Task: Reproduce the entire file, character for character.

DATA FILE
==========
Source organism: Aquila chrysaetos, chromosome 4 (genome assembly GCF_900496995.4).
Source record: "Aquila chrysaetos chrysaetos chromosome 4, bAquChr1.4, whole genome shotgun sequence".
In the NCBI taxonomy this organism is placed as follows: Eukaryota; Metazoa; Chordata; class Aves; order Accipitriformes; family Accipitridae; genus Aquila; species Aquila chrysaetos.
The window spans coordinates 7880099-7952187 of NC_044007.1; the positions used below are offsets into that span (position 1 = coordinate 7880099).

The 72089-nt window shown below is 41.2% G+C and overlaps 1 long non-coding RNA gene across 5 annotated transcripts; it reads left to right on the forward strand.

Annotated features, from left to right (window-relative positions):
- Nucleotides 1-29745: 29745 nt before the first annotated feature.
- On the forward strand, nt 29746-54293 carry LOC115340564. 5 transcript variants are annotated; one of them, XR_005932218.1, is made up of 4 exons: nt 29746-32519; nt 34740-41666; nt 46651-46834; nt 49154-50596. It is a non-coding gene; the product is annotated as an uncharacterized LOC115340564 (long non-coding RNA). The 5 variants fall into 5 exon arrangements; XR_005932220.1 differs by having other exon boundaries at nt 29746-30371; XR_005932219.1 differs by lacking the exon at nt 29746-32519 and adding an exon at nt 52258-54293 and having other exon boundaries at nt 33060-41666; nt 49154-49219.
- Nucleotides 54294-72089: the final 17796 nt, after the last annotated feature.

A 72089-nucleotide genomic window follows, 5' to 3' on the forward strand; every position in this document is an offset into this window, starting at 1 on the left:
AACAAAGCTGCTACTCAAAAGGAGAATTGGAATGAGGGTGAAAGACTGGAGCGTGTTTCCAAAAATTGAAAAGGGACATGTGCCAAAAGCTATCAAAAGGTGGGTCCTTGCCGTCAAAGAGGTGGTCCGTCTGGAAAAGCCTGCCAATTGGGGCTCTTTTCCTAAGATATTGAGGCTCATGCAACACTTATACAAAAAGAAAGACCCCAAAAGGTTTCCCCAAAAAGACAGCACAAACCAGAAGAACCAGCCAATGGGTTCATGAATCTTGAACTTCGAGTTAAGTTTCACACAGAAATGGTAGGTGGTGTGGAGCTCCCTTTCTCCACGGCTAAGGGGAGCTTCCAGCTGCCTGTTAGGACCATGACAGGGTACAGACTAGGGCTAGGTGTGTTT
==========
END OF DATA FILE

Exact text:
Source organism: Aquila chrysaetos, chromosome 4 (genome assembly GCF_900496995.4).
Source record: "Aquila chrysaetos chrysaetos chromosome 4, bAquChr1.4, whole genome shotgun sequence".
In the NCBI taxonomy this organism is placed as follows: Eukaryota; Metazoa; Chordata; class Aves; order Accipitriformes; family Accipitridae; genus Aquila; species Aquila chrysaetos.
The window spans coordinates 7880099-7952187 of NC_044007.1; the positions used below are offsets into that span (position 1 = coordinate 7880099).

The 72089-nt window shown below is 41.2% G+C and overlaps 1 long non-coding RNA gene across 5 annotated transcripts; it reads left to right on the forward strand.

Annotated features, from left to right (window-relative positions):
- Nucleotides 1-29745: 29745 nt before the first annotated feature.
- On the forward strand, nt 29746-54293 carry LOC115340564. 5 transcript variants are annotated; one of them, XR_005932218.1, is made up of 4 exons: nt 29746-32519; nt 34740-41666; nt 46651-46834; nt 49154-50596. It is a non-coding gene; the product is annotated as an uncharacterized LOC115340564 (long non-coding RNA). The 5 variants fall into 5 exon arrangements; XR_005932220.1 differs by having other exon boundaries at nt 29746-30371; XR_005932219.1 differs by lacking the exon at nt 29746-32519 and adding an exon at nt 52258-54293 and having other exon boundaries at nt 33060-41666; nt 49154-49219.
- Nucleotides 54294-72089: the final 17796 nt, after the last annotated feature.

A 72089-nucleotide genomic window follows, 5' to 3' on the forward strand; every position in this document is an offset into this window, starting at 1 on the left:
AACAAAGCTGCTACTCAAAAGGAGAATTGGAATGAGGGTGAAAGACTGGAGCGTGTTTCCAAAAATTGAAAAGGGACATGTGCCAAAAGCTATCAAAAGGTGGGTCCTTGCCGTCAAAGAGGTGGTCCGTCTGGAAAAGCCTGCCAATTGGGGCTCTTTTCCTAAGATATTGAGGCTCATGCAACACTTATACAAAAAGAAAGACCCCAAAAGGTTTCCCCAAAAAGACAGCACAAACCAGAAGAACCAGCCAATGGGTTCATGAATCTTGAACTTCGAGTTAAGTTTCACACAGAAATGGTAGGTGGTGTGGAGCTCCCTTTCTCCACGGCTAAGGGGAGCTTCCAGCTGCCTGTTAGGACCATGACAGGGTACAGACTAGGGCTAGGTGTGTTT